Opinion: Who to blame for the lack of climate-change discussion at Democratic debates

It’s up to the media, candidates, and voters to make the climate crisis a top priority this campaign cycle.


David Harmantas

Protestors fill the intersection of Iowa Ave and Dubuque St. to hear Swedish climate activist Greta Thunberg speak at the Iowa City Climate Strike in downtown Iowa City on Friday, Oct. 4, 2019.

Elijah Helton, Opinions Editor

After three hours of full big-ticket policy discussion on areas such as health care, firearms, and foreign policy, the October Democratic debate concluded with hardly a word about the most important issue: climate change.

Even before the debate ended, many people were already expressing their grievances on Twitter. Washington Gov. Jay Inslee, who previously ran for the Democratic presidential nomination, called the lack of questions on the issue  “completely inexcusable.” Iowa City climate striker Yardley Whaylen responded with an exasperated “come on!!!”

While many complained about the moderators lack of questions, the ignorance of the climate crisis goes even deeper than just a few disinterested media figures. Let’s examine how three groups are to blame for the lack of talk on the environmental emergency.

It’s on the moderators

Before we dig into other reasons the climate crisis went ignored on Tuesday night, we should take a look at the internet’s main targets. And yes, there’s plenty of blame to put on the media’s questions.

Health care dominated the debate as has happened in previous debates. The moderators asked about the merits and shortcomings of Medicare for All. The perpetual proposal ping-ponged from its supporters — Sens. Bernie Sanders, I-Vt., and Elizabeth Warren, D-Mass. — to its detractors — basically everyone else.

Of course, health care is an important issue. However, it’s less helpful to reiterate the same talking points after four debates of the same arguments and counterarguments.

The moderators’ role should be to facilitate public discourse. Inquiries about the worldwide threeat of climate change would serve voters more than bickering about “how are you going to pay for it” for the umpteenth time.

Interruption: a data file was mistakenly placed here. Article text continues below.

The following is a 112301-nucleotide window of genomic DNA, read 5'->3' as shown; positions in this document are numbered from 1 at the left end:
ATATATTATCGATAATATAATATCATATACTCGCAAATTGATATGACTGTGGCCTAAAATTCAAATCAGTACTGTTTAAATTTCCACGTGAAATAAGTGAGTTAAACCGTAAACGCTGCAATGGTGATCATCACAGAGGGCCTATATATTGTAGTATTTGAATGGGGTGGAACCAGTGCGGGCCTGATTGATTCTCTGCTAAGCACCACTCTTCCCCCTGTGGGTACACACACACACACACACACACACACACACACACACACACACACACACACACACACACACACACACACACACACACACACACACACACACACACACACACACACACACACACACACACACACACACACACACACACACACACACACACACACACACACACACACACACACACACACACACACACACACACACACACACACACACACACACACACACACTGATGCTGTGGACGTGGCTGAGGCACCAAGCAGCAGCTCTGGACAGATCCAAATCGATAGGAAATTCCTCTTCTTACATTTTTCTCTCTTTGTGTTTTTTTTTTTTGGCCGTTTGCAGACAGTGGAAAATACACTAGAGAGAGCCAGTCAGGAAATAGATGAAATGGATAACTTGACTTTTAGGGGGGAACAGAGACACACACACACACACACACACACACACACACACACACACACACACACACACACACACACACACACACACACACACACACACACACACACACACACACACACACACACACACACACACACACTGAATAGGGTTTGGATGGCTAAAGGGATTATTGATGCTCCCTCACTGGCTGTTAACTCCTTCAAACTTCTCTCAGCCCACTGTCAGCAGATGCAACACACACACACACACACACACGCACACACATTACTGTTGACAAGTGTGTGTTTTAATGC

Saying something about ‘fighting climate change’ has been a requisite line in left-leaning politics for a long time, but the Democratic Party needs to become much more committed much faster.”

It’s on the candidates

Even if the dozen presidential hopefuls on stage didn’t get a direct question on climate crisis, they could have at least brought it up in their answers.

According to a debate transcript from the Washington Post, the issue was only mentioned six times. Five of those were offhand remarks, such as when businessman Andrew Yang sandwiched climate change between cybersecurity and nuclear waste as examples of how the government needs a tech upgrade.

Another businessman, Tom Steyer, was the only one who really dug in on climate change. 

“We can’t solve the climate crisis in the United States by ourselves,” Steyer said when asked about foreign policy. “It’s an international crisis.”

Saying something about “fighting climate change” has been a requisite line in left-leaning politics for a long time, but the Democratic Party needs to become much more committed much faster.

The aforementioned Inslee is the only one who seemed to really get this. He ran on a platform to “make climate change every issue,” but dropped out in August due to lack of support. And that brings up the last group to blame for the lack of climate change in the primary race.

It’s on all of us

If the climate crisis was treated as such an essential threat by the public (or at least Democrats), then that clamoring would trickle up to the debate stage. But even with the success of climate activism such as such as Greta Thunberg’s appearance in Iowa City, it’s still not the top political priority for the vast majority of the country.

In a September poll from FiveThirtyEight and Ipsos, only 6.5 percent of Democrats said climate change is the most important issue. The number is even lower for independents and Republicans.

For an Inslee-style, climate-first bid to be successful, the electorate would also have to become climate-first. That simply isn’t happening.

Serious talk about climate change has been lacking throughout the party’s way-too-long presidential-nomination campaign. Tuesday night’s silence on the climate crisis exemplifies just how little attention is being given to the issue.

No matter where the finger is pointed, there’s plenty of blame to go around for everyone.

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